The placement of enclosed shopping centers in urban cores and downtowns in America has always been a bit curious and fascinating to us. Perhaps it’s because their designs must be creative in order to weave the structure into the existing built environment. Or maybe it’s because they challenge the very notion of the traditional downtown, which struggled with its identity after the automobile age brought clusters of stores into the suburbs and away from downtowns, outmoding them from the 1950s to the present day.
At any rate, most medium- to large-sized American cities have, or at one time had, some semblance of a mall downtown. Most of these malls were built as urban renewal projects starting in the 1970s as a response to the explosion of suburban malls, in order to compete with the suburbs and keep people and businesses from fleeing downtown areas. Some of them were built a bit later in successful downtown districts like Indianapolis (Circle Center, 1995) and Chicago (North Bridge, 2000). Many of these hatve also failed, succumbing to the conveniences suburban malls offer shoppers, such as free parking, less traffic, and convenience to home. Many downtown malls have also failed even after protracted periods of success, like the downtown malls in Salt Lake City, Columbus, Milwaukee, Rochester, Hartford, and many more. But why is this? In most large American cities, people still congregate downtown for work if not for play, and increasingly people are choosing to live closer to urban centers because of gas prices, culture, and other economic issues, not to mention commuting is a pain.
Center City Philadelphia is full of shopping destinations, most of which center around Market Street, the major east-west thoroughfare through downtown. Along Market Street are several small atriums and enclosed shopping facilities, but only a few of them really function as malls per se, and The Gallery at Market East is by far the largest of them at 1.1 million square feet. It opened in 1977 (with a major expansion in 1984), and is currently anchored by Burlington Coat Factory and K-Mart, with Modell’s, Old Navy, and Pay/Half taking junior anchor space. I probably needn’t say more after that, except that the Gallery only holds a modicum of success today when compared to still-successful downtown malls in other cities like Chicago. But why?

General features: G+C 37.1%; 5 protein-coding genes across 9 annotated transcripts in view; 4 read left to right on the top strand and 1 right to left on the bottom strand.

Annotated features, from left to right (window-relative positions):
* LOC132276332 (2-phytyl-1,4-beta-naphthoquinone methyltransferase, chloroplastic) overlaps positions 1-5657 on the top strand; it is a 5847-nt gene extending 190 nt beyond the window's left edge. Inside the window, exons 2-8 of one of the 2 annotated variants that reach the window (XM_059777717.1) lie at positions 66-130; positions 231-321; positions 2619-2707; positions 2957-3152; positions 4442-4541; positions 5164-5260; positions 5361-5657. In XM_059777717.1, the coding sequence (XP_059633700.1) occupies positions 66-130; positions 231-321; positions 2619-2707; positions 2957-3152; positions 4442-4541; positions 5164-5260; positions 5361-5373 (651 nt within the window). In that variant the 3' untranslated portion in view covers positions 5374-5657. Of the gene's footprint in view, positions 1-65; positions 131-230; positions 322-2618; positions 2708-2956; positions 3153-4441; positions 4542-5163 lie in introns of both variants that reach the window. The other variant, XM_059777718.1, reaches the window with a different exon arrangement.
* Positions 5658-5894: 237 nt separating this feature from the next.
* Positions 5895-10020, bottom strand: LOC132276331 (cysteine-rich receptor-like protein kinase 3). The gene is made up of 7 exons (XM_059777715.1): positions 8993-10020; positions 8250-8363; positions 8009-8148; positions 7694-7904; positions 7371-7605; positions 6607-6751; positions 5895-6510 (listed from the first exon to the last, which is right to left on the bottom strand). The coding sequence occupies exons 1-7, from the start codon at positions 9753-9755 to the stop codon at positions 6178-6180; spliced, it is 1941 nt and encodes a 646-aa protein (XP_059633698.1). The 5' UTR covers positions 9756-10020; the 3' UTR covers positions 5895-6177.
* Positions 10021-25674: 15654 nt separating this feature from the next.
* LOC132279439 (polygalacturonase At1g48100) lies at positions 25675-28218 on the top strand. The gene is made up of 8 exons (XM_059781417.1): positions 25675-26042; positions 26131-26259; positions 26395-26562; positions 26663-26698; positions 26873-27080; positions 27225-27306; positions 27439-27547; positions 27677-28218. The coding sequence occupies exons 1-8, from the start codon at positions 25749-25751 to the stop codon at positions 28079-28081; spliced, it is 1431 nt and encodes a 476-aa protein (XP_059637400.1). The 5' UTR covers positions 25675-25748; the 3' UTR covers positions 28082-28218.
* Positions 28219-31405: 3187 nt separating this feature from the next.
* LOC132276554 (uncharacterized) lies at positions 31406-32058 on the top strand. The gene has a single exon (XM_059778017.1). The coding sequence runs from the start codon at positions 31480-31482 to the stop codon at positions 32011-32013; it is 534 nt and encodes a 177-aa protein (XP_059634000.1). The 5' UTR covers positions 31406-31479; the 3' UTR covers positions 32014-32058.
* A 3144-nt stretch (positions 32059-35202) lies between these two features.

The Gallery’s layout and design are the most interesting features of the center overall, combined with the mall’s facade and how it interacts with the street. The main entrance of The Gallery along Market Street provides a portal of access not unlike entering a large fortress. Because the ground level of The Gallery is subterranean, a wide staircase leads down from the street to sets of doors, which are flanked along a tall wall of glass. Although this entrance looks impressive from the inside of the mall, the outside of this facade is in a rather small space and easily glanced over. In addition, the rest of the street facade is also unremarkable, outdated, and awkward. Gallery East also does a poor job with continuity, and breaks the space in between Independence Hall, downtown, and Chinatown abruptly rather than connecting these areas of the city with a pedestrian-friendly theme.
The layout of the mall itself consists of four main levels in two “Gallery” developments, Gallery I and Gallery II, which opened in 1977 and 1984, respectively. Gallery I was the first development and consisted of the block between 10th street and the former Strawbridges. Gallery II was a westward extension of Gallery I ending at the former JCPenney (now Burlington Coat Factory); today, the I and II distinctions are mostly gone and the mall is simply known collectively as The Gallery At Market East. The first mall level is subterranean and goes throughout the length of the entire mall, from the former Strawbridge’s anchor in the east to Pay/Half on the west end, spanning nearly two blocks and going underneath K-Mart. The next level of the mall is at street level, and spans from the former Strawbridges in the east directly through K-Mart in the middle, where it is discontiguous at 10th street and shoppers must go outside and cross the street (or go up or down a level) to come back in again to continue across to Burlington Coat Factory. The third and fourth levels go from the vacant Strawbridges directly through middle anchor K-Mart and comes out on the other side, ending at Burlington Coat Factory, except the third and fourth levels converge to go through K-Mart.